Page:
Healthbeat Report: Salty Solutions

August 5, 2010 8:34:32 PM PDT
While there's a big push to get Americans to cut back on salt intake, some people are going out of their way to surround themselves with sodium. The goal is to help heal.

Salt caves are popping up around the country. Owners say they're great de-stressers but there are also claims these salt-laden spaces can help a range of ailments.

The chairs, the pebbly ground, the hint of salt in the air. But this is no day at the beach. It's a trip to a salt cave or at least it's a room made to feel like one. Why?

Cave fans such as Merle Golden and her mother-in-law say lounging with salt is not only soothing, it's therapeutic.

"My breathing, my lungs, my sinuses and energy and just aches and pains, it just seems to help with everything," said Golden.

"It has helped with my arthritis helped with my sinuses," said Marilyn Golden.

The women are at the Timeless Spa and Salt Cave in suburban Naperville. All around them are thousands of pounds of Himalayan salt. There is no misting or heat. The compound also known as sodium chloride just saturates the air.

Owner Jody Buckle says the experience is designed to mimic real salt caves in eastern Europe where salt room therapy has been popular for hundreds of years.

"There's 84 minerals in this salt that our bodies need that we don't necessarily get all the time," said Buckle.

Head to Chicago and you'll find the Galos Caves alongside the Jolly Inn Restaurant. The original artificial cave is full of salt from the Dead Sea. Children can play in it like a sand box or across the way there's even a salty dining hall where you can eat surrounded by salt.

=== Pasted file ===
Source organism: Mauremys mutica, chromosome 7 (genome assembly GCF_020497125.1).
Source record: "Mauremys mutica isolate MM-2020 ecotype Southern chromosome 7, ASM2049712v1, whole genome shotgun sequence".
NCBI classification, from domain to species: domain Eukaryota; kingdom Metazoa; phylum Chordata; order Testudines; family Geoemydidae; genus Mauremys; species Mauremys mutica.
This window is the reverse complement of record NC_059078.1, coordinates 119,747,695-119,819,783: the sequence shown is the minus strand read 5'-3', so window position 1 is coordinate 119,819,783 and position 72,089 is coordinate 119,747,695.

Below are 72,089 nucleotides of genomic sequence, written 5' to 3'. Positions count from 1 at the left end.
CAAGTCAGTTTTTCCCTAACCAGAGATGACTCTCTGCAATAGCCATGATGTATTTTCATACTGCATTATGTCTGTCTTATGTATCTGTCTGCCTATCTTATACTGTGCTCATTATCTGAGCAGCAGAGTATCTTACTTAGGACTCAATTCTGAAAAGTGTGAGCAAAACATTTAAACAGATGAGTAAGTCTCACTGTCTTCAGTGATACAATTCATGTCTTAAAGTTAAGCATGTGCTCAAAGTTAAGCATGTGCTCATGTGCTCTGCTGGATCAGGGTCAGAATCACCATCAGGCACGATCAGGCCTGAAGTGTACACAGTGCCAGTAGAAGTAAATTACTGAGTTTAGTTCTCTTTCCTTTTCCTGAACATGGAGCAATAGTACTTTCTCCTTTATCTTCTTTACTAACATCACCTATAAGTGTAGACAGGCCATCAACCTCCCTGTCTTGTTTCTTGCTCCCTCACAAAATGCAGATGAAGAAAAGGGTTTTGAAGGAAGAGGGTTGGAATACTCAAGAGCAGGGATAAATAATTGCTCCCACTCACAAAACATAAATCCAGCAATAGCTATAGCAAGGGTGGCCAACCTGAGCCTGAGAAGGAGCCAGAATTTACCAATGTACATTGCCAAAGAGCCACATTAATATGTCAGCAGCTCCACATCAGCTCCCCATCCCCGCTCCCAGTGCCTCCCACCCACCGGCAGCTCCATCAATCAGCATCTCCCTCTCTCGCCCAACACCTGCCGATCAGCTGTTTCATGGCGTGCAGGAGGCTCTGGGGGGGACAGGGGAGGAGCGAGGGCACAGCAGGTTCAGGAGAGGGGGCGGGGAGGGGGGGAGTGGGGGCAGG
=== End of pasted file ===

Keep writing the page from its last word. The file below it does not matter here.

"Breathing in air saturated with salt, it's completely different and it does have a lot more benefits than set backs," said David Chwala, Galos Caves.

Salt therapy is said to work by loosening mucus, clearing lung passages and reducing inflammation. It's a therapy starting to catch on in the U.S. There are salt lights, inhalers and even salt water to drink.

As for the caves, owners say the ultra fine salt particles seem to soothe skin conditions such as eczema and psoriasis and help respiratory problems including asthma, allergies, bronchitis and colds.

"From my perspective, there really is no risk to being in a room full of salt as long as you are not eating it," said Dr. D. Kyle Hogarth, pulmonologist, University of Chicago Medical Center. Dr. Hogarth says there's no hard science in the U.S. to back any of the claims to salt room therapy. He suspects the sodium helps dry the air, making breathing easier temporarily. He stresses this is no replacement for prescribed medication.

"If it helps you breathe better, you know in addition to the medications you are on , I got no problem with it. It's your money and if you want to spend it to go sit in a cave, go ahead," said Dr. Hogarth.

A study in the New England Journal of Medicine found salt therapy improved symptoms in patients with cystic fibrosis. But that research was based on salt nebulizers, not salt caves.

Some doctors do warn that salt can irritate airways causing them to constrict. So patients should consult their practitioners.

The sessions run up to an hour with prices ranging from $15 to $25 a session.

Galos Caves Spa
6501 West Irving Park Road
Chicago, IL 60634-2416
(773) 283-7701
www.galoscaves.com

Timeless Spa and Salt Cave
1324 East Ogden Avenue
Naperville, IL 60563
(630) 428-0700
www.timelessdayspa.com


Load Comments